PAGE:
acts of violence that have rocked the Rybkin campaign; in the past
eighteen months, two members of his campaign have been shot to death
under suspicious circumstances. Another party leader, Mikhail N.
Kodanev, has been charged with the murder. Elections are scheduled to
be held March 14, but Putin is expected to win easily.
* Two chinstrap penguins, Roy and Silo, at the Central Park Zoo in
Manhattan have been a gay couple for six years now. Their keepers have
noted their “ecstatic behavior,” including intertwining necks,
vocalizing to each other, and having sex. The two penguins were even
eager to incubate an egg, going as far as obtaining a rock in their
nest and sitting on it. Rob Gramzy, their chief keeper, finally gave
them a real egg to incubate, and the pair hatched a girl, Tango. Roy
and Silo are not unique—there are other penguins that exhibit
homosexual behavior in other zoos, and “gay groups argue that if
homosexual behavior occurs in animals, it is natural, and therefore the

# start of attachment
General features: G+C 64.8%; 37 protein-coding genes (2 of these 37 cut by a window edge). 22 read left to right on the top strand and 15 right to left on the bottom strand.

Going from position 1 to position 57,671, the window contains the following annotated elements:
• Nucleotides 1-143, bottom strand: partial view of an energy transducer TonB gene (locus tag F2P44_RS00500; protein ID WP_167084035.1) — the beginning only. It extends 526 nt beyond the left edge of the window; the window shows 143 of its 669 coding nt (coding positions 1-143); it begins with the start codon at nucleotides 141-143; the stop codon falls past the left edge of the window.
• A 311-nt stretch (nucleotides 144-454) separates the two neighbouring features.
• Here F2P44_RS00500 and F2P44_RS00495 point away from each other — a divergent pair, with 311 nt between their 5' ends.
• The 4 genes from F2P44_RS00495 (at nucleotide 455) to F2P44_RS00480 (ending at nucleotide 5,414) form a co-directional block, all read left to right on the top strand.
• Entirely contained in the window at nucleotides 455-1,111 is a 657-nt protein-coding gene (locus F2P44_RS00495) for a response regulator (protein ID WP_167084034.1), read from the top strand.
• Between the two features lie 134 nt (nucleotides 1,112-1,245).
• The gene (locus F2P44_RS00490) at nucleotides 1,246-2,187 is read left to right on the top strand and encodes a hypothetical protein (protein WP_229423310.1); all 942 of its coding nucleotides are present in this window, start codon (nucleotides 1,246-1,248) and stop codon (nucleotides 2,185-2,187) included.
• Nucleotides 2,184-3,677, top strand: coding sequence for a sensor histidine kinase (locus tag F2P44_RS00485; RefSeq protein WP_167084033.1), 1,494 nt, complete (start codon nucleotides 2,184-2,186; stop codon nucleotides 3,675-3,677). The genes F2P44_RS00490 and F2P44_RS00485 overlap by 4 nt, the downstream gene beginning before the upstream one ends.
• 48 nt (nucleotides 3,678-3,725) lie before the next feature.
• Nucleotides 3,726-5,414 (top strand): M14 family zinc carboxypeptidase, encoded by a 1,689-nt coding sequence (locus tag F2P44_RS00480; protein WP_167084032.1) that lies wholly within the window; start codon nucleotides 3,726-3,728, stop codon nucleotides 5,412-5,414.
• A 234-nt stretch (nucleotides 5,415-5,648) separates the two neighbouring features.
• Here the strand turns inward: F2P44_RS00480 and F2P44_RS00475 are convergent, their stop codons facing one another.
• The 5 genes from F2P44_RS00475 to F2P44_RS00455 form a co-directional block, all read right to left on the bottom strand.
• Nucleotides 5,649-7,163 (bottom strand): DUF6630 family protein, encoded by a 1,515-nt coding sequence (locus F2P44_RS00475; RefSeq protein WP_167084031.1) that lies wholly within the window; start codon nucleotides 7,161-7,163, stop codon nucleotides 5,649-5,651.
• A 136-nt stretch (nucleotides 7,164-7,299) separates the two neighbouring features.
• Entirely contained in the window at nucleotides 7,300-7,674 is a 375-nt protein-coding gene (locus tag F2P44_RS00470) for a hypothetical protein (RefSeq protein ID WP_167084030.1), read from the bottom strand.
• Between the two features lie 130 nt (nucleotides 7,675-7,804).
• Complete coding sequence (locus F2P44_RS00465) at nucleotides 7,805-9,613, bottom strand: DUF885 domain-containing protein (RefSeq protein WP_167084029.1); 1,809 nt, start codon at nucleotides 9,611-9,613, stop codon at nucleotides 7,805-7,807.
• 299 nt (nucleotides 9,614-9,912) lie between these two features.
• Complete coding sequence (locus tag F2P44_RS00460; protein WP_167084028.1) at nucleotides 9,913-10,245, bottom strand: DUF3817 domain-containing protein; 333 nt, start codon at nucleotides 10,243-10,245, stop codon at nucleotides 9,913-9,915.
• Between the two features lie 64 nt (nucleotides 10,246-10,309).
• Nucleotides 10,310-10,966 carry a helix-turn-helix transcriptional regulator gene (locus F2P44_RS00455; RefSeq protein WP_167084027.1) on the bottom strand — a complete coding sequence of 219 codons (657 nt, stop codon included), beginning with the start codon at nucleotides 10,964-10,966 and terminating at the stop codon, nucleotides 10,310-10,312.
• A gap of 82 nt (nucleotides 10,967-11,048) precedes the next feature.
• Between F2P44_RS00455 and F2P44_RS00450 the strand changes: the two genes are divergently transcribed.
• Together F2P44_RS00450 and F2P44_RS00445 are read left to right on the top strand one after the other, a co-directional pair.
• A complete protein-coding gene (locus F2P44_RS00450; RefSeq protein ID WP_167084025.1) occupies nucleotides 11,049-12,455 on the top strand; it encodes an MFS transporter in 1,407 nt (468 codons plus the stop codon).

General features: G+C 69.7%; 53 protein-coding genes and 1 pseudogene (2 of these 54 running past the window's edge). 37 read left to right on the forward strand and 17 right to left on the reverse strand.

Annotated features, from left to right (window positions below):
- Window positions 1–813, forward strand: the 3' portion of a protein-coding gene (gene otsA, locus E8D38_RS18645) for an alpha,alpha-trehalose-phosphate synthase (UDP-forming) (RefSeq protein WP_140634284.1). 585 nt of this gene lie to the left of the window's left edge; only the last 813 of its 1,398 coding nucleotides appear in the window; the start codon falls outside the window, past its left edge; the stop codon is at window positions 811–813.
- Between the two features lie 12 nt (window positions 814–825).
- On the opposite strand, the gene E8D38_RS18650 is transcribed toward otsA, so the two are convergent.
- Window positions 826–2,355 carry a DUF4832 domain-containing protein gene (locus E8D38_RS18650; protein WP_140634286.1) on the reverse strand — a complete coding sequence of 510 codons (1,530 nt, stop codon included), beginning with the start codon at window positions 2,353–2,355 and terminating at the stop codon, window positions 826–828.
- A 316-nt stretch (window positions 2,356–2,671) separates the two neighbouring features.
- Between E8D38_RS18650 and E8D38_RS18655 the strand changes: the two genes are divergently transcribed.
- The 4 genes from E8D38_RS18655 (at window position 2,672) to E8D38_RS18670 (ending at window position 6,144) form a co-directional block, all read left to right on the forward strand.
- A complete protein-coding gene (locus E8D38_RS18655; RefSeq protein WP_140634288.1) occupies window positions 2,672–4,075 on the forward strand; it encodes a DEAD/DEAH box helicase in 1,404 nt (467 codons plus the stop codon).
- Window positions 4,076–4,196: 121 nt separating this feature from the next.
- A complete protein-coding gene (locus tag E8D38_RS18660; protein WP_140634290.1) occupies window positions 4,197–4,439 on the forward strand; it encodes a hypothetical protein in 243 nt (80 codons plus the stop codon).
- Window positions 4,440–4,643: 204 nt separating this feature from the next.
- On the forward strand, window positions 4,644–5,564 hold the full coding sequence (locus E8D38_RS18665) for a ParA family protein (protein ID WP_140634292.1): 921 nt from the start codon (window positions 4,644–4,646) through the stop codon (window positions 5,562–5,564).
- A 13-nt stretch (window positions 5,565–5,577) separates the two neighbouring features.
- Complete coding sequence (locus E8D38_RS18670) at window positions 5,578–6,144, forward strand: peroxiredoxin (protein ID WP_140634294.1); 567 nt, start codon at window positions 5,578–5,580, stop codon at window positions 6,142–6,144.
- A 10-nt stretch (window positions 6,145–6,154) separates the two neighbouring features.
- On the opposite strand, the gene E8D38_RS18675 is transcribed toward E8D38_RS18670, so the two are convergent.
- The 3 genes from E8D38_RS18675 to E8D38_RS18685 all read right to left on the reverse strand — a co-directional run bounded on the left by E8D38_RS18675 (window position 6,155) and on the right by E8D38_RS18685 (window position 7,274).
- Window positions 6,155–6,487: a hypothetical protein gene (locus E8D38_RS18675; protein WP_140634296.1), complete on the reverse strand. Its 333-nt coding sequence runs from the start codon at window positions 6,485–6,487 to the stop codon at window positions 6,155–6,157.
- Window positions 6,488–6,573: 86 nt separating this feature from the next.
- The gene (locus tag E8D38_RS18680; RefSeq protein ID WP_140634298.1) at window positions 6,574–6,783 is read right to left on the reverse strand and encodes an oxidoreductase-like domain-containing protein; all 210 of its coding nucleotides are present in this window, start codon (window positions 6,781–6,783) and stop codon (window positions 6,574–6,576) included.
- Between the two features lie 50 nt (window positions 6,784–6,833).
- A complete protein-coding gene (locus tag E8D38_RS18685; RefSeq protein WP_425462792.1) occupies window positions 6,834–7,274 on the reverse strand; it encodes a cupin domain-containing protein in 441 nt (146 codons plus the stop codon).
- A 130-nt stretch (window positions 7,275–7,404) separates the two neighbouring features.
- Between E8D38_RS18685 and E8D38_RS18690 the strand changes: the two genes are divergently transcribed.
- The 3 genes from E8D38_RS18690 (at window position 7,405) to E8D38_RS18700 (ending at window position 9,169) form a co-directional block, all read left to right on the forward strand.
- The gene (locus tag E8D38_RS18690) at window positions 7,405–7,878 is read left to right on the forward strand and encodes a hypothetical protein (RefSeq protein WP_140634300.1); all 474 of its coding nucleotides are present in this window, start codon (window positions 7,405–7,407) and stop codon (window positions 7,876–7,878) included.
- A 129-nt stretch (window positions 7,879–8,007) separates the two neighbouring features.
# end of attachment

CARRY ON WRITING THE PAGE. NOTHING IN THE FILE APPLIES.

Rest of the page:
rights of homosexuals should be protected.”
Kitao Gallery Opening
Kitao Gallery, 5:30 p.m.
Living Wage Campaign Meeting
Kohlberg 228, 6:30 p.m.
Bond, 7:00 p.m.
Lecture: Arthur Schlesinger
LPAC, 7:30 p.m.
Women’s Basketball at Muhlenberg, 7:00 p.m.
Swimming at Washington, 6:00 p.m.
Men’s Basketball at Muhlenberg, 8:00 p.m
QUOTE OF THE DAY
“A fool’s brain digests philosophy into folly, science into
superstition, and art into pedantry. Hence University education.”
–George Bernard Shaw
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|Communications Editor:||Megan Mills|
|Features Editor||Alexis Reedy|
|Living & Arts Editor:||Jonathan Ference|
|News Editor:||Greg Leiserson|
|Sports Editor:||Alex Glick|
|Photo/Graphics Editor:||Charlie Buffie|
|News Reporters:|| Scott Blaha
|Sports Writers:|| Sarah Hilding
|Photographers:|| Kyle Khellaf
|World News Roundup:||Lauren Janowitz|
|Campus Sports:||Alex Glick|
|Webmasters:|| Charlie Buffie